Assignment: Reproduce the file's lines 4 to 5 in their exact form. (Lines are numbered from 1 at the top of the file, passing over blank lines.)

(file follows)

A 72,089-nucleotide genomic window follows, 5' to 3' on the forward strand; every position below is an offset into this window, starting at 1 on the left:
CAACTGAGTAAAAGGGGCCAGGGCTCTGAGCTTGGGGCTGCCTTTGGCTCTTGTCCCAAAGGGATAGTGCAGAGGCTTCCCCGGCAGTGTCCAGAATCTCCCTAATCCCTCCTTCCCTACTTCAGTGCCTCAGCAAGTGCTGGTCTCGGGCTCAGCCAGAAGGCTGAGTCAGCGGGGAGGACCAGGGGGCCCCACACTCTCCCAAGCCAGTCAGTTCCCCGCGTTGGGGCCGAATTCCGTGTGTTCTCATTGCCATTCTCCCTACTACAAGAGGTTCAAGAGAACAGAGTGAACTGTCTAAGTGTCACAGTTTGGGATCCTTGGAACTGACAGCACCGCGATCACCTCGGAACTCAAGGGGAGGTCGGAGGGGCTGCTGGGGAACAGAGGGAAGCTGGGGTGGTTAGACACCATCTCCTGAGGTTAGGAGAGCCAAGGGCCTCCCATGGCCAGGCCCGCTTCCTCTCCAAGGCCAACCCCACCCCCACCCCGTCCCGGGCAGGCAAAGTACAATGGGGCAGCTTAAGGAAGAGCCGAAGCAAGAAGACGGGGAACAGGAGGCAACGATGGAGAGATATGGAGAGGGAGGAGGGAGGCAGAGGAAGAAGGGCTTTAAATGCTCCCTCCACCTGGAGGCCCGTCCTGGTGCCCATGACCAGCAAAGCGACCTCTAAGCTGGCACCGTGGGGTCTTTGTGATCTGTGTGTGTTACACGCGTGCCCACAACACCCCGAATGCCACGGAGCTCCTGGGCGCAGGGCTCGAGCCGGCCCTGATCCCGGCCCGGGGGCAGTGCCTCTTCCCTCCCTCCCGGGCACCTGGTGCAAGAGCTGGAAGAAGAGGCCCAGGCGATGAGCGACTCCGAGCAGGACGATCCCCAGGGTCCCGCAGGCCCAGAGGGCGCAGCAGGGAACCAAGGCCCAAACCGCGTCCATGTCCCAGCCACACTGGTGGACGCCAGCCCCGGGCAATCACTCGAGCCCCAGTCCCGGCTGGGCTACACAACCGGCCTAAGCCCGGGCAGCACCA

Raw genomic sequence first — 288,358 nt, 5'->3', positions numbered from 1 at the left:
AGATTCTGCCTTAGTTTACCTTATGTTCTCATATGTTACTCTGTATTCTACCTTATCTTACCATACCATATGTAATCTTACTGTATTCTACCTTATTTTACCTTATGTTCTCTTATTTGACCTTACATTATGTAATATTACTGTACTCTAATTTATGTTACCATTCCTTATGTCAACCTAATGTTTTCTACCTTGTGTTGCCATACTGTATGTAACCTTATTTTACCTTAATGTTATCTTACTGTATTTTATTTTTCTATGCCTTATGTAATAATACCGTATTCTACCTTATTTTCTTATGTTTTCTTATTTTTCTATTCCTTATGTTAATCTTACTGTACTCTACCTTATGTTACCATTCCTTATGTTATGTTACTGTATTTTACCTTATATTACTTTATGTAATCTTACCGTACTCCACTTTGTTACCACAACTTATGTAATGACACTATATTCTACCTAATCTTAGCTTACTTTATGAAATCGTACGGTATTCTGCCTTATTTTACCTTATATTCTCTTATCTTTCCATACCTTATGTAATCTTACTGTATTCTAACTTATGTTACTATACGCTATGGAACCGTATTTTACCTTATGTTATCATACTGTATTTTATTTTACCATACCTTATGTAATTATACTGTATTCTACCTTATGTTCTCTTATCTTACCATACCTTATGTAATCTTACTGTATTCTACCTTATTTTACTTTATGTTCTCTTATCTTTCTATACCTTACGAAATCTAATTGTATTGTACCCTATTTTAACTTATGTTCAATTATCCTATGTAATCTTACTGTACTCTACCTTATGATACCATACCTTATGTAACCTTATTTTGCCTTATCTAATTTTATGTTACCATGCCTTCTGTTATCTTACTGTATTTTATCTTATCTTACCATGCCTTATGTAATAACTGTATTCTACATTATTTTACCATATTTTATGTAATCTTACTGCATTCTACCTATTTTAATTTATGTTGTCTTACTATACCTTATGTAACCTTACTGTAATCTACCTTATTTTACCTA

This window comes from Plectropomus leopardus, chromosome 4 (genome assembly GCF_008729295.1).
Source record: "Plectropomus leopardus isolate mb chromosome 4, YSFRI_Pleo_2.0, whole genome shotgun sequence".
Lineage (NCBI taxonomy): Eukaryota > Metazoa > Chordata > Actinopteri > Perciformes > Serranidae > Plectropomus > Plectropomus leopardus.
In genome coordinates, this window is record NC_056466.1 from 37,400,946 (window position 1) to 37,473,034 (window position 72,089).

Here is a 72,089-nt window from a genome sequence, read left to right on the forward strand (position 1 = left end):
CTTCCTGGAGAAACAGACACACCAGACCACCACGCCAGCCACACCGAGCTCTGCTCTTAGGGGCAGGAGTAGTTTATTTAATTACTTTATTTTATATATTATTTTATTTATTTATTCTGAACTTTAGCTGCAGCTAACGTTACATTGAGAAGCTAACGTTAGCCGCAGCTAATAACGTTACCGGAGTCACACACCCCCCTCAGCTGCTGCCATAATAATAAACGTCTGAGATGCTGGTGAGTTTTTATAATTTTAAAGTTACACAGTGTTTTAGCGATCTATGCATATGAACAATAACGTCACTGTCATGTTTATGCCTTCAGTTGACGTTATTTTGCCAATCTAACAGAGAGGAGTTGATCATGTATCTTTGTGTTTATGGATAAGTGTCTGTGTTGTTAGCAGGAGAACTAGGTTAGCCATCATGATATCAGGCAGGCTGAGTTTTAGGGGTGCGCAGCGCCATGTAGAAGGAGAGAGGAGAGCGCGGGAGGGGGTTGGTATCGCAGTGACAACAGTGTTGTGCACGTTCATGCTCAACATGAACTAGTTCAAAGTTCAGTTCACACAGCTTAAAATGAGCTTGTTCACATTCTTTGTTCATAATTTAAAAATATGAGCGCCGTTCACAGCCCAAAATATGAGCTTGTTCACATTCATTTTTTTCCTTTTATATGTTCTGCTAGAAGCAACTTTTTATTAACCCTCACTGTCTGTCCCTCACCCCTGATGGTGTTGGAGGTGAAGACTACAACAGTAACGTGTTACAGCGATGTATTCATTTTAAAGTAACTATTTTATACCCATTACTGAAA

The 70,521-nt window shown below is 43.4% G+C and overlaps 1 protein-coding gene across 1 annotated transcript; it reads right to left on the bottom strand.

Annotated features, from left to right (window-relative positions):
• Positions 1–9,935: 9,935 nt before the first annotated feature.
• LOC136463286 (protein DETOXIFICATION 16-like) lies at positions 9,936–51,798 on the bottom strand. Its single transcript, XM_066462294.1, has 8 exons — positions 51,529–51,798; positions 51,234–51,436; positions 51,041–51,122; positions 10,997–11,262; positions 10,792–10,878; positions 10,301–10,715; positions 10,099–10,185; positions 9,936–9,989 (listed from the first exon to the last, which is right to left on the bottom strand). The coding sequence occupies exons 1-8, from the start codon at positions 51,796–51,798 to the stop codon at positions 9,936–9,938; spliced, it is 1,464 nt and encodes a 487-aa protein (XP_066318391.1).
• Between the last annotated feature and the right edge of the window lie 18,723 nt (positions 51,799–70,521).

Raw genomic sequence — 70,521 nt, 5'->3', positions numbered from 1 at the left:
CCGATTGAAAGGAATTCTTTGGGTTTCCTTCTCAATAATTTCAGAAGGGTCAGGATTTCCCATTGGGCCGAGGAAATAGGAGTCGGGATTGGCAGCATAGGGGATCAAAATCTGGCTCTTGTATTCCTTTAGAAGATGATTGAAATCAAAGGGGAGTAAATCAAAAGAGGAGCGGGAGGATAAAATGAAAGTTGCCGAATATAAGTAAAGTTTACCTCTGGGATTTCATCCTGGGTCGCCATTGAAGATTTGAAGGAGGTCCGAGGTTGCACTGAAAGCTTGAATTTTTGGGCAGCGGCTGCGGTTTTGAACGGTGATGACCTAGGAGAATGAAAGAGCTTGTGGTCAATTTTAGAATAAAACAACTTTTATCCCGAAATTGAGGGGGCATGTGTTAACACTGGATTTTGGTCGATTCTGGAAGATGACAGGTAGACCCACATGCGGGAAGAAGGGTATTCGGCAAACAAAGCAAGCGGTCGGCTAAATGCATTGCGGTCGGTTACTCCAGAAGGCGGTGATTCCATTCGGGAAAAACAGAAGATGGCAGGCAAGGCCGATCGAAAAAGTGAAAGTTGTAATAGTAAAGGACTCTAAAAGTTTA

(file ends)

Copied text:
AGATTCTGCCTTAGTTTACCTTATGTTCTCATATGTTACTCTGTATTCTACCTTATCTTACCATACCATATGTAATCTTACTGTATTCTACCTTATTTTACCTTATGTTCTCTTATTTGACCTTACATTATGTAATATTACTGTACTCTAATTTATGTTACCATTCCTTATGTCAACCTAATGTTTTCTACCTTGTGTTGCCATACTGTATGTAACCTTATTTTACCTTAATGTTATCTTACTGTATTTTATTTTTCTATGCCTTATGTAATAATACCGTATTCTACCTTATTTTCTTATGTTTTCTTATTTTTCTATTCCTTATGTTAATCTTACTGTACTCTACCTTATGTTACCATTCCTTATGTTATGTTACTGTATTTTACCTTATATTACTTTATGTAATCTTACCGTACTCCACTTTGTTACCACAACTTATGTAATGACACTATATTCTACCTAATCTTAGCTTACTTTATGAAATCGTACGGTATTCTGCCTTATTTTACCTTATATTCTCTTATCTTTCCATACCTTATGTAATCTTACTGTATTCTAACTTATGTTACTATACGCTATGGAACCGTATTTTACCTTATGTTATCATACTGTATTTTATTTTACCATACCTTATGTAATTATACTGTATTCTACCTTATGTTCTCTTATCTTACCATACCTTATGTAATCTTACTGTATTCTACCTTATTTTACTTTATGTTCTCTTATCTTTCTATACCTTACGAAATCTAATTGTATTGTACCCTATTTTAACTTATGTTCAATTATCCTATGTAATCTTACTGTACTCTACCTTATGATACCATACCTTATGTAACCTTATTTTGCCTTATCTAATTTTATGTTACCATGCCTTCTGTTATCTTACTGTATTTTATCTTATCTTACCATGCCTTATGTAATAACTGTATTCTACATTATTTTACCATATTTTATGTAATCTTACTGCATTCTACCTATTTTAATTTATGTTGTCTTACTATACCTTATGTAACCTTACTGTAATCTACCTTATTTTACCTA

This window comes from Plectropomus leopardus, chromosome 4 (genome assembly GCF_008729295.1).